Released: March 20, 2007
Label: Roadrunner Records
Okay, first things first, the band name isn’t pronounced the way it looks; say “goth” but put a “d”‘ at the front and you’ve got the idea. The Hinderers is death metal, pure and simple. Daath uses complicated, furiously fast, high-pitched guitar riffs behind a gruff voice that can at best be described as incomprehensible. At worst, it’s the kind of voice that makes a humble music reviewer wonder if she can withstand the impact for an entire 13 tracks. If you’re used to metal bands then you’re better braced for The Hinderers than some, but if not, you might want to take a moment to think about your real feelings toward Slipknot, Korn, and especially Napalm Death before you pop this into the CD player. As it happens, I spent some quality time listening to a few metal bands when I was in high school and due to that essential training I did last the entire album! I like to think this proves my dedication to the musical world.
Now, I have to admit that I can’t possibly rate this record. It’s simply too far off my scale of comprehension, and I don’t want to unfairly accord a number to something I can’t even interpret. My usual questions of melody and meaning are lost in a sea of frenzied guitar solos and guttural shouts, and since the band doesn’t seem to have published their lyrics anywhere I have to give up hope of ever understanding an entire phrase throughout. My very best language skills were stretched to get this tidbit from “Festival Mass Soulform”:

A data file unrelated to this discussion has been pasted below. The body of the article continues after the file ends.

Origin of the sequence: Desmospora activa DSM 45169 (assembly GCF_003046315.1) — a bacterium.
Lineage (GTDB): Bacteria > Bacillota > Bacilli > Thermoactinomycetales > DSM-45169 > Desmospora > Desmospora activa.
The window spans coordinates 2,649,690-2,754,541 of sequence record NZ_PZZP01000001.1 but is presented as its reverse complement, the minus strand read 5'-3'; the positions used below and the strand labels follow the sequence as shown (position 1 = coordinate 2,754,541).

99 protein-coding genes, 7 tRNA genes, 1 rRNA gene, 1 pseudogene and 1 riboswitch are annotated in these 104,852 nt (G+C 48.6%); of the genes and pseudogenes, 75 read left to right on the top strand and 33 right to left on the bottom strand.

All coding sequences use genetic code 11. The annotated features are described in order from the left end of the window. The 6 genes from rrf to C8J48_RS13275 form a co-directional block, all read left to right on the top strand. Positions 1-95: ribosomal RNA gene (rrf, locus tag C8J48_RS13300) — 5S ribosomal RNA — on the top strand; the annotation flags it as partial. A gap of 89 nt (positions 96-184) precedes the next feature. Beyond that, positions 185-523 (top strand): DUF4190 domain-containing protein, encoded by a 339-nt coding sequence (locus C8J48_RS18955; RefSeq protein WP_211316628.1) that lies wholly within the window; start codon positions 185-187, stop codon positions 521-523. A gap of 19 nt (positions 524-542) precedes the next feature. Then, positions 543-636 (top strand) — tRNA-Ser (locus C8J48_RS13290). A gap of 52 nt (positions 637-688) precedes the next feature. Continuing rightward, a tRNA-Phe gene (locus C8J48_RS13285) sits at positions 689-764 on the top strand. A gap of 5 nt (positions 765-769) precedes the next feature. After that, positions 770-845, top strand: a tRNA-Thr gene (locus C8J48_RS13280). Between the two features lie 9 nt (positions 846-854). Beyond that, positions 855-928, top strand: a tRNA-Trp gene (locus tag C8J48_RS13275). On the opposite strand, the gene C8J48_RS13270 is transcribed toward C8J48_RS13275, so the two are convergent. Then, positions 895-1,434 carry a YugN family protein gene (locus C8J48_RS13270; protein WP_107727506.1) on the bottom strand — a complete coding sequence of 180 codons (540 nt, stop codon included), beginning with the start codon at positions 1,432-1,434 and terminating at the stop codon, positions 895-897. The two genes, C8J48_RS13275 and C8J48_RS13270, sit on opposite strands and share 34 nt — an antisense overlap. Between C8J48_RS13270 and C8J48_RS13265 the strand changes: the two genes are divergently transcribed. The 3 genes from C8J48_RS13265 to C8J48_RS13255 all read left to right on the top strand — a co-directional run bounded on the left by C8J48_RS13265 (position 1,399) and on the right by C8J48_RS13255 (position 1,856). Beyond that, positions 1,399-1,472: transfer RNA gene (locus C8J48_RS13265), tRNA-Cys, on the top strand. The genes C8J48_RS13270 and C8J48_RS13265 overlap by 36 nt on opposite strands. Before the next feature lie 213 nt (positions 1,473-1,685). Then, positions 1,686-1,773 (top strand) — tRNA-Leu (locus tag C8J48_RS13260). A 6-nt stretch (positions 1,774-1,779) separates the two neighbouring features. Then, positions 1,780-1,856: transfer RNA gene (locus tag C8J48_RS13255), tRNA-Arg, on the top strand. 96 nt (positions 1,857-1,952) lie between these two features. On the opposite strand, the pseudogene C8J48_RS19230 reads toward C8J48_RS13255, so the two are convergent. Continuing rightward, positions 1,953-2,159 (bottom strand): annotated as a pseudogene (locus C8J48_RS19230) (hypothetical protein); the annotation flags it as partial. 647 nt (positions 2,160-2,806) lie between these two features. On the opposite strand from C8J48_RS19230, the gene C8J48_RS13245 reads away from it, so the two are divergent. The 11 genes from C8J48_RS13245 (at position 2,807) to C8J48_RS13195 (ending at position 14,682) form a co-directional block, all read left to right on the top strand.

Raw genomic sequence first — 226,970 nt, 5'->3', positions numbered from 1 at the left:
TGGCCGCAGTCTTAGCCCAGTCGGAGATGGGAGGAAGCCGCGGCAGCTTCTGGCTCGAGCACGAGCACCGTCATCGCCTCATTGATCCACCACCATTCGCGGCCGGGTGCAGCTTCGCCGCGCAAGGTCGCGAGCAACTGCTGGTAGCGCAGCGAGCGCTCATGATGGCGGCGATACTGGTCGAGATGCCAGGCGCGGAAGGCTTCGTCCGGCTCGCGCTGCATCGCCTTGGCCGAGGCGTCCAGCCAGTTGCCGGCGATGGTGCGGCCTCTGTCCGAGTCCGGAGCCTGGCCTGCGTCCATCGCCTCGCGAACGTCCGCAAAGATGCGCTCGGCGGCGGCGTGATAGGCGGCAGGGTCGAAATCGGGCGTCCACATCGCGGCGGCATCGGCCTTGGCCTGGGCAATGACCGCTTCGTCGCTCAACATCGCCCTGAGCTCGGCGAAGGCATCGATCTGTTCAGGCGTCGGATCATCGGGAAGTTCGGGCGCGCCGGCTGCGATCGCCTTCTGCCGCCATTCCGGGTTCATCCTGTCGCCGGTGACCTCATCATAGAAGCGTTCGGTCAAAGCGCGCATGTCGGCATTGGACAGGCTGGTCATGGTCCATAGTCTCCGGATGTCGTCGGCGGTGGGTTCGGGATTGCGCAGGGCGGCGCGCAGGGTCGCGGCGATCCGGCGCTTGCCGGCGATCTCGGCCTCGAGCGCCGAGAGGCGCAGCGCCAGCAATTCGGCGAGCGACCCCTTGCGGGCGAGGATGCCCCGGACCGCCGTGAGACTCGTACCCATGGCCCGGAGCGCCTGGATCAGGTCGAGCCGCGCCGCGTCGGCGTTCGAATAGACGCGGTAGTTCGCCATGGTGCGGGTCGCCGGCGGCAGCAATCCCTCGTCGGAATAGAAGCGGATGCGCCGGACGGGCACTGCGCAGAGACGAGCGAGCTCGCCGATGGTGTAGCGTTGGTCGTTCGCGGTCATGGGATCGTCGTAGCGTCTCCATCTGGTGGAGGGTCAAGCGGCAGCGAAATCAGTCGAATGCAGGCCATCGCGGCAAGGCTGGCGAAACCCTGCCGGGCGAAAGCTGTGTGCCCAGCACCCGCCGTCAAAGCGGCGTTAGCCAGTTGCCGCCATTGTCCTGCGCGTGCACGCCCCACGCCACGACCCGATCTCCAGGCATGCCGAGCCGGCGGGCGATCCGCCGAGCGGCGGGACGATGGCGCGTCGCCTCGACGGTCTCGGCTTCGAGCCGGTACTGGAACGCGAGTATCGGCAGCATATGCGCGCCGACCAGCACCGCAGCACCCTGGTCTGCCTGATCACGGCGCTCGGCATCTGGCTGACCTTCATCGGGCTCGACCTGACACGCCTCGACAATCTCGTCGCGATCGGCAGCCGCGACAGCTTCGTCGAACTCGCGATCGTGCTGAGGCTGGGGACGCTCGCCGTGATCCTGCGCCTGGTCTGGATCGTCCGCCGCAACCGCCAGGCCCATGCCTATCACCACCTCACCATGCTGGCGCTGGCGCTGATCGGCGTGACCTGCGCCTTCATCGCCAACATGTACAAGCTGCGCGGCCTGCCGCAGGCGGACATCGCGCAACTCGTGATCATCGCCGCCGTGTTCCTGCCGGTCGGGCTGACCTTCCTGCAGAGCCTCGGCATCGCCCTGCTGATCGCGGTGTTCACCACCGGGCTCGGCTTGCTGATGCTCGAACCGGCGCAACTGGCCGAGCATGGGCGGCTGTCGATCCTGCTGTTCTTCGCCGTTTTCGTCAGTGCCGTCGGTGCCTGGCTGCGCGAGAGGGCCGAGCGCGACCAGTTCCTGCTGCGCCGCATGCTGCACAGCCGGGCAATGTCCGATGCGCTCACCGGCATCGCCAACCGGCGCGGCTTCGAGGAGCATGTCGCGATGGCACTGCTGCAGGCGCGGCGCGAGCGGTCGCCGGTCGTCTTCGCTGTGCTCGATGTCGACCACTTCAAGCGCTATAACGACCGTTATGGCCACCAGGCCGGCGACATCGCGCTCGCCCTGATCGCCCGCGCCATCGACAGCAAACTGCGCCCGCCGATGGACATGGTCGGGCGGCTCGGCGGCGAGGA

Philosophies are fraught, the earth is overwrought (1)
So, let’s call this a deep album. Fair enough? Given the genre, it is pretty self-evident that Daath is not singing about something entirely inane, let’s say the girl all the bad guys want. In fact, it’s the kind of soundtrack I would give to those obscure fantasy novels that only me and a handful of other weary airport dwellers ever seem to read. Ever read Gifts? If so, imagine it made into a 3D animated movie and then give The Hinderers free rein. “Who Will Take the Blame” and “Dead on the Dance Floor” in particular have a movie feel to them; tracks like these sound like they were made for hard-core vampire movies, and if done well I’d really enjoy the two in conjunction with one another.
Alone, it’s another story. Maybe one black day when I am tragically alone and bordering on madness I will remember this . . .
1) Daath. (2007). Festival Mass Soulform. The Hinderers [CD]. New York: Roadrunner Records.